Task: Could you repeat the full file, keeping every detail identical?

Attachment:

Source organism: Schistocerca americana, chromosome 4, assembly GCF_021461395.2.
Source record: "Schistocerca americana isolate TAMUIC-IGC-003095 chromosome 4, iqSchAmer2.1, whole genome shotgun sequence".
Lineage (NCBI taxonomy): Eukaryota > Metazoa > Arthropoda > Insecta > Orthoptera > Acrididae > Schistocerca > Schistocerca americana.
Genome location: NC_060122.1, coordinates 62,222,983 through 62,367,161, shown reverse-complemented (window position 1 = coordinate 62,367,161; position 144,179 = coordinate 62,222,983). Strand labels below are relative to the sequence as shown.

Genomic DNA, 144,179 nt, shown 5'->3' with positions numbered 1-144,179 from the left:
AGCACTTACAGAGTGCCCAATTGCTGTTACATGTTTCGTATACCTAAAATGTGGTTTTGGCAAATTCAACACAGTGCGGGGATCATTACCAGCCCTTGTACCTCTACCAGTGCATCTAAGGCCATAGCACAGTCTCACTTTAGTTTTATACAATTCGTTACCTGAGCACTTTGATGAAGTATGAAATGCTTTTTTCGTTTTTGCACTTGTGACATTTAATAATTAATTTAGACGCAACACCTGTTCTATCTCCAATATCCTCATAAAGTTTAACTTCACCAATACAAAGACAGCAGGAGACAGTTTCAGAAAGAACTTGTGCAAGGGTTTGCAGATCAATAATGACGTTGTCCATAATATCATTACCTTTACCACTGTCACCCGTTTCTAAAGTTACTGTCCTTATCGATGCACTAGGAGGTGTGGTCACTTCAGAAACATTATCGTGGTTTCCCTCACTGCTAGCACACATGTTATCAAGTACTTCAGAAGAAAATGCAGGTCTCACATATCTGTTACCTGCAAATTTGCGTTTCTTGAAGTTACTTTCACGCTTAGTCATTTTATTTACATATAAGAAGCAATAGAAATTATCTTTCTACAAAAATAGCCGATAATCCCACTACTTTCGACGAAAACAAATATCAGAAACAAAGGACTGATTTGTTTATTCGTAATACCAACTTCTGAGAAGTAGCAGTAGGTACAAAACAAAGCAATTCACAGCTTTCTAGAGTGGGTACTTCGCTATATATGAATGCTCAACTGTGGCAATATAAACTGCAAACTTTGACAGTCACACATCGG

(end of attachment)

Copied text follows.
Source organism: Schistocerca americana, chromosome 4, assembly GCF_021461395.2.
Source record: "Schistocerca americana isolate TAMUIC-IGC-003095 chromosome 4, iqSchAmer2.1, whole genome shotgun sequence".
Lineage (NCBI taxonomy): Eukaryota > Metazoa > Arthropoda > Insecta > Orthoptera > Acrididae > Schistocerca > Schistocerca americana.
Genome location: NC_060122.1, coordinates 62,222,983 through 62,367,161, shown reverse-complemented (window position 1 = coordinate 62,367,161; position 144,179 = coordinate 62,222,983). Strand labels below are relative to the sequence as shown.

Genomic DNA, 144,179 nt, shown 5'->3' with positions numbered 1-144,179 from the left:
AGCACTTACAGAGTGCCCAATTGCTGTTACATGTTTCGTATACCTAAAATGTGGTTTTGGCAAATTCAACACAGTGCGGGGATCATTACCAGCCCTTGTACCTCTACCAGTGCATCTAAGGCCATAGCACAGTCTCACTTTAGTTTTATACAATTCGTTACCTGAGCACTTTGATGAAGTATGAAATGCTTTTTTCGTTTTTGCACTTGTGACATTTAATAATTAATTTAGACGCAACACCTGTTCTATCTCCAATATCCTCATAAAGTTTAACTTCACCAATACAAAGACAGCAGGAGACAGTTTCAGAAAGAACTTGTGCAAGGGTTTGCAGATCAATAATGACGTTGTCCATAATATCATTACCTTTACCACTGTCACCCGTTTCTAAAGTTACTGTCCTTATCGATGCACTAGGAGGTGTGGTCACTTCAGAAACATTATCGTGGTTTCCCTCACTGCTAGCACACATGTTATCAAGTACTTCAGAAGAAAATGCAGGTCTCACATATCTGTTACCTGCAAATTTGCGTTTCTTGAAGTTACTTTCACGCTTAGTCATTTTATTTACATATAAGAAGCAATAGAAATTATCTTTCTACAAAAATAGCCGATAATCCCACTACTTTCGACGAAAACAAATATCAGAAACAAAGGACTGATTTGTTTATTCGTAATACCAACTTCTGAGAAGTAGCAGTAGGTACAAAACAAAGCAATTCACAGCTTTCTAGAGTGGGTACTTCGCTATATATGAATGCTCAACTGTGGCAATATAAACTGCAAACTTTGACAGTCACACATCGG